A short walk up the road passing the old quarry remains on Meathaw Hill is the signed track leading to the old road where the line of the MW is resumed, a surfaced track giving a distant view towards the steeply incised valley of Shield Water and descending to the confluence of its tributaries Rowgill Burn and Aglionby Beck that must be forded.
The MW surfaced track climbs steadily up the flank of Melmerby Fell giving easy walking until it turns sharp left towards the old Smittergill Head mine and, nowadays, grouse shooting stations. The MW continues as a peaty line, often quite squelchy and wet from the tiny streamlets coming down, but eventually drying out as it approaches its highest point curving southwards. We struck out for the summit on the best looking line and the cairn soon appeared on the skyline. The cropped grass of the summit gave grand views towards Cross Fell ahead and back to the Black Fell-Grey Nag ridge.
Descending south-eastwards we arrived back at the MW near Meg's Cairn where the road stands out clearly as a stony track through the exposed rock.
The traverse from here up the stepped, broad ridge to Cross Fell was the highlight of the route, an atmosphere of remote wilderness in a trackless landscape of coarse moorland grasses, scattered rock fields and curricks, pools and peat. The aim for today was Green Fell, and its appearance from Melmerby Fell suggested the origin of the name, it really did look green against its background.
We weaved our way through the varied terrain making use of occasional very vague lines, possibly fragments of old quadbike tracks, and ascended onto a flat area below a wide rash of rocks topped by small curricks to make an excellent pitch.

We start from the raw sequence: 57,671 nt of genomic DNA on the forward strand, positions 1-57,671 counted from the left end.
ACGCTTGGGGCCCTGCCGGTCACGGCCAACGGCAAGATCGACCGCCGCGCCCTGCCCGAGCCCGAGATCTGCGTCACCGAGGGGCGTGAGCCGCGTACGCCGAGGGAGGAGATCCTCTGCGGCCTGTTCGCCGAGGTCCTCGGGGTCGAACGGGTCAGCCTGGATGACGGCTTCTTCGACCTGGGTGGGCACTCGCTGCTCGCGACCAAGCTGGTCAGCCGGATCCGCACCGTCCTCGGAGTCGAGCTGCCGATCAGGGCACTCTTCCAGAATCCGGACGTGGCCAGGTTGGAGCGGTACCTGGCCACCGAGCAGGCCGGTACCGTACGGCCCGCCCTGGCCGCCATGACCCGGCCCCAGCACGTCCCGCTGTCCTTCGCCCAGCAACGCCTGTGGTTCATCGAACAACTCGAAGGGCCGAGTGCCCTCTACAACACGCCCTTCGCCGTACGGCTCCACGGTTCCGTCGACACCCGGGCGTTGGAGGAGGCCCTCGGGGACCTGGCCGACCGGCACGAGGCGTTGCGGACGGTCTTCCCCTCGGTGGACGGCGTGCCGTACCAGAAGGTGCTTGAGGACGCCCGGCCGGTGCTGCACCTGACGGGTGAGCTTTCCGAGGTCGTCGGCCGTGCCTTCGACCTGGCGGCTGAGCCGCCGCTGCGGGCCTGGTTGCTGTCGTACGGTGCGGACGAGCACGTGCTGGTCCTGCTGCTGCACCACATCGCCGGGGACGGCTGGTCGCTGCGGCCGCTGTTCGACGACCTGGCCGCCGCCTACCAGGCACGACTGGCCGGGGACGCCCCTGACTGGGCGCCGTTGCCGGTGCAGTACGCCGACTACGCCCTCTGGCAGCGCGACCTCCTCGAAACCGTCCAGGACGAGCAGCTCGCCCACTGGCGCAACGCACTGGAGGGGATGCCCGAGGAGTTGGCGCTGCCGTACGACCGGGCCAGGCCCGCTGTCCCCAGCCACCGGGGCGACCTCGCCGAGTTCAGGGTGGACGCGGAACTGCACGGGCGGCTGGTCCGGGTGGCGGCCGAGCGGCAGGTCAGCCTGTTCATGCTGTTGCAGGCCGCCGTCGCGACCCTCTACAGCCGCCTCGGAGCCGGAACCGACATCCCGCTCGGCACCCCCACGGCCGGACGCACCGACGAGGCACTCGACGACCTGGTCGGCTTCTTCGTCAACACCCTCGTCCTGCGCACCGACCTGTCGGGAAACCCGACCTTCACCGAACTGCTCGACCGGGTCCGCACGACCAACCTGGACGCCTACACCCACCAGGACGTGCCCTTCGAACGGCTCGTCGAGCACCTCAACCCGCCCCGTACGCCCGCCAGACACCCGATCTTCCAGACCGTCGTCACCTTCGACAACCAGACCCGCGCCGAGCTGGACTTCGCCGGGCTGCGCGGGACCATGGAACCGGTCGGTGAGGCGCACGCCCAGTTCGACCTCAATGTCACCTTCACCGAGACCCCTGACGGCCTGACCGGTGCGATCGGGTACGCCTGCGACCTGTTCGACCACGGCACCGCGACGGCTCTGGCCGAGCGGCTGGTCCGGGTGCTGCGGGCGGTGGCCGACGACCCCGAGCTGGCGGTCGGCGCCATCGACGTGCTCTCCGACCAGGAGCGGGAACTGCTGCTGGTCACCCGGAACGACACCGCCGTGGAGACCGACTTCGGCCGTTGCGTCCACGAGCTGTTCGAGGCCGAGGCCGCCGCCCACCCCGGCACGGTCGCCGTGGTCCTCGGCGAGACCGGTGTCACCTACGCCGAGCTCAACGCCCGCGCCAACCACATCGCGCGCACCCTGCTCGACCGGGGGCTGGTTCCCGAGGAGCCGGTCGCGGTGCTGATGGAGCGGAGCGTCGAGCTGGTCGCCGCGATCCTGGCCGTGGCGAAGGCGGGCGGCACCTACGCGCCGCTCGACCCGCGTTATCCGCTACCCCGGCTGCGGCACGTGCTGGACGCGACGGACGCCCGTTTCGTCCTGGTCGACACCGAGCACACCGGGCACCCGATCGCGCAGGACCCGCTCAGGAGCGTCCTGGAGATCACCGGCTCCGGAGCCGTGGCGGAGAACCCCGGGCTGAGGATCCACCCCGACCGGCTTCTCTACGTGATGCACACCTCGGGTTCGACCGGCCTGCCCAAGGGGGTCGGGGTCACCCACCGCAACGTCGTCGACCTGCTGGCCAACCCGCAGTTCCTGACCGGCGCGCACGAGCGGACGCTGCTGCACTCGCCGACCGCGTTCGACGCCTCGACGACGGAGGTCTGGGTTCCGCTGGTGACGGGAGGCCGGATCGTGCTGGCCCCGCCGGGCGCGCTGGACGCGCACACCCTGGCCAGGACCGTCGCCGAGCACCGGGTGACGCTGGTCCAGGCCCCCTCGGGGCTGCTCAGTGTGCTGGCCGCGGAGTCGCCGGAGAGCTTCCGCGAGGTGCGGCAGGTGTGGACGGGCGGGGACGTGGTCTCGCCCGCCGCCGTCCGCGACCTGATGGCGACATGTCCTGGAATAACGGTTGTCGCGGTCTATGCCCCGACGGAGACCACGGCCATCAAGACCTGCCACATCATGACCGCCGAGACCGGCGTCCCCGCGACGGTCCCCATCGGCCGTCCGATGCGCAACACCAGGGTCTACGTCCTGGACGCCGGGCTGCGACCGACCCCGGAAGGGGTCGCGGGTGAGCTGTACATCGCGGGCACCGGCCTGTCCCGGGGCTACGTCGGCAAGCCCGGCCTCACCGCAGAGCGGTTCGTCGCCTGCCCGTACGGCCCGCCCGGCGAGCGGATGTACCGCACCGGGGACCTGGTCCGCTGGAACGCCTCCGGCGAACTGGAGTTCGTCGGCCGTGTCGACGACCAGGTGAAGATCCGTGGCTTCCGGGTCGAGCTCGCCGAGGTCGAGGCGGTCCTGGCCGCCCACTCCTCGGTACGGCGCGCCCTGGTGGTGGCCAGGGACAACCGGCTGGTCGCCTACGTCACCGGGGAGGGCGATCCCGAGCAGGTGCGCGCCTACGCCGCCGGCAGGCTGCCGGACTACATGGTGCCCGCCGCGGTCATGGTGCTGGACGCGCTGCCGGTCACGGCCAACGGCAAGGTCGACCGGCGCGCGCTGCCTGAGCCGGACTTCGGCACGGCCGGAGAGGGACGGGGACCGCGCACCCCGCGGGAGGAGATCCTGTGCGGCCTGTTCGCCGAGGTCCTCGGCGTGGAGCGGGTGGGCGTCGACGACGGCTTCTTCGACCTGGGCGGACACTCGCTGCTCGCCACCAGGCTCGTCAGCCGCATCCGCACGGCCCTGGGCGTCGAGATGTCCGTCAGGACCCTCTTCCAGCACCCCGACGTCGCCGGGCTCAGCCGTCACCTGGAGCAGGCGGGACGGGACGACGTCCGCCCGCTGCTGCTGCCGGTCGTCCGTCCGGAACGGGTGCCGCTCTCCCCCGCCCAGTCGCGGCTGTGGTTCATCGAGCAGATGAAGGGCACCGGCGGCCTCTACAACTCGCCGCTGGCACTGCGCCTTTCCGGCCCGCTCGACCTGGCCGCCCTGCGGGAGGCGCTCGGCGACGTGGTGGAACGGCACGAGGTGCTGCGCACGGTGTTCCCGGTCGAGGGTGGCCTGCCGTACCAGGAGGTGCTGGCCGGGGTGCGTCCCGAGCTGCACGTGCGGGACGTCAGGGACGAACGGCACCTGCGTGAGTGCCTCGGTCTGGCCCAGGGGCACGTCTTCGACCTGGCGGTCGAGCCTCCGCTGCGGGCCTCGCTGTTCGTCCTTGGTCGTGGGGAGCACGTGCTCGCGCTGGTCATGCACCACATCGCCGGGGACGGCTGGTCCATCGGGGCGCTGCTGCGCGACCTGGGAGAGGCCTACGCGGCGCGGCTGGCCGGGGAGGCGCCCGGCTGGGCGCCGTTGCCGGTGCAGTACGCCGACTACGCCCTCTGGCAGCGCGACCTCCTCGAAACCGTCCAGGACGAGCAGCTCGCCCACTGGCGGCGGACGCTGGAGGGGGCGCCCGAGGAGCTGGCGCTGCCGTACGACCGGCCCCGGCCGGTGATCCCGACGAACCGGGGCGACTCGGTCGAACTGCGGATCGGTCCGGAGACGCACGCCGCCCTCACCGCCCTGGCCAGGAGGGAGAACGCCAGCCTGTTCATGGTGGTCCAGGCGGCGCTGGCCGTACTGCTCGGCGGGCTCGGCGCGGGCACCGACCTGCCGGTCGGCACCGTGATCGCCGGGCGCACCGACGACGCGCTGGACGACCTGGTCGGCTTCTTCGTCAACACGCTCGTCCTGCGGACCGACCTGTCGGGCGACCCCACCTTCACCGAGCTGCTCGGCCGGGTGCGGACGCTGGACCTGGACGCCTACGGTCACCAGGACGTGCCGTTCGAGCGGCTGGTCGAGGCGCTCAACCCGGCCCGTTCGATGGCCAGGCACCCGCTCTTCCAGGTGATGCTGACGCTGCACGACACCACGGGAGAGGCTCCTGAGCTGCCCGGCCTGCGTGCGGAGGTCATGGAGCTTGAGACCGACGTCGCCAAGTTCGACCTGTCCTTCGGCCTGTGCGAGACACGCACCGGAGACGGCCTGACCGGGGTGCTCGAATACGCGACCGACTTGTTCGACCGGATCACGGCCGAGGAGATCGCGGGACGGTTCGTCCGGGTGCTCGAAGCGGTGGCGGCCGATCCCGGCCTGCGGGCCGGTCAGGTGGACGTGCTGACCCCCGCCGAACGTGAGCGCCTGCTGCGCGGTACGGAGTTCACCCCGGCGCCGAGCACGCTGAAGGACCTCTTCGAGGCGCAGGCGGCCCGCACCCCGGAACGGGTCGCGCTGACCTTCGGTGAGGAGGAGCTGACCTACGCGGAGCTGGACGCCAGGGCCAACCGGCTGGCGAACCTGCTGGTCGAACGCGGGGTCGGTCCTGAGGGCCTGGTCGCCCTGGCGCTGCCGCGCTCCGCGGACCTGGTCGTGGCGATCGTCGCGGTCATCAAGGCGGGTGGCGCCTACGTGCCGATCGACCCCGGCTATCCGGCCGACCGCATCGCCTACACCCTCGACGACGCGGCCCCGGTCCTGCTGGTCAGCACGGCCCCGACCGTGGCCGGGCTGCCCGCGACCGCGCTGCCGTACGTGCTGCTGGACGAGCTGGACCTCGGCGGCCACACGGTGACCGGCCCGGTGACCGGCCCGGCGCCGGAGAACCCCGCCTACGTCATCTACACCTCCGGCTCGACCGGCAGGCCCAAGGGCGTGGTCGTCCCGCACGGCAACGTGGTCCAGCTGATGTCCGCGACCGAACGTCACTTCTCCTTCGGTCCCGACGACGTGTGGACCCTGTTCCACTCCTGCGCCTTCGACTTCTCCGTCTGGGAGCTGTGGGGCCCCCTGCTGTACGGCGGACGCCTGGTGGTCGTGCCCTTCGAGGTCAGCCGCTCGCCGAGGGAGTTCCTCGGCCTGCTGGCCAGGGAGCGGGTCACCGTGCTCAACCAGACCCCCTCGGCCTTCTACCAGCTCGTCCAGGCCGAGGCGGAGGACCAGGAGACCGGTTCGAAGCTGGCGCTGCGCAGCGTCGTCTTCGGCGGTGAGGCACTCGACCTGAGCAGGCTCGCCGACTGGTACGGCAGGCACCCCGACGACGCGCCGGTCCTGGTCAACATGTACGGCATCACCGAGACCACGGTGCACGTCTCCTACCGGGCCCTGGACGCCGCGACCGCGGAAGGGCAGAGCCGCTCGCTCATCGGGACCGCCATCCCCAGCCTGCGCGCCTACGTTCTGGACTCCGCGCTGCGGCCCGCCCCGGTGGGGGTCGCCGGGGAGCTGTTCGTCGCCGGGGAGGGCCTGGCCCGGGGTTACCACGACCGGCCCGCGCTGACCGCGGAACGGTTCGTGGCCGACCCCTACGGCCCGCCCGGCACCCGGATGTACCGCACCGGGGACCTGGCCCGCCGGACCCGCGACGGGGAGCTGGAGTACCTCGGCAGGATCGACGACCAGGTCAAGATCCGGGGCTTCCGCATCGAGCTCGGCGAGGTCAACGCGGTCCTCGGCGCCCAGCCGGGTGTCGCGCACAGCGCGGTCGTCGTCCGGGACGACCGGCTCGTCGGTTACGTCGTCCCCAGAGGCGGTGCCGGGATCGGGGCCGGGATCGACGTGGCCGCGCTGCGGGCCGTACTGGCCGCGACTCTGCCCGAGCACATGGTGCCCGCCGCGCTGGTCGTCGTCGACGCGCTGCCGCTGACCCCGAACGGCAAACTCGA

The early light of a cool, clear morning gave a good view back to Melmerby Fell and the Lake District mountains beyond the valley mist as we ascended to the right of the rockfield above us.
Weaving through more rockfields and curricks we spotted the pool shown on the map. It was a good line to ascend the NW ridge, threading our way through the terrain past a sheepfold towards a new fence not shown on our 2015 mapping. A gate in the fence opens onto a smooth grassy track that gives a splendid easy walk with good views leading directly to the main track near the Yad Stone on the PW.
An easy climb to Cross Fell revealed a grand sunny panorama, an excellent opportunity to linger a while in solitude absorbing the views. As on previous visits it wasn't clear enough to see the North Sea and Irish Sea as reputed on extremely clear days, but there were great views to the Lake District mountains and many other Pennine hills, including Great Dun Fell with its widely visible landmark 'golf ball'.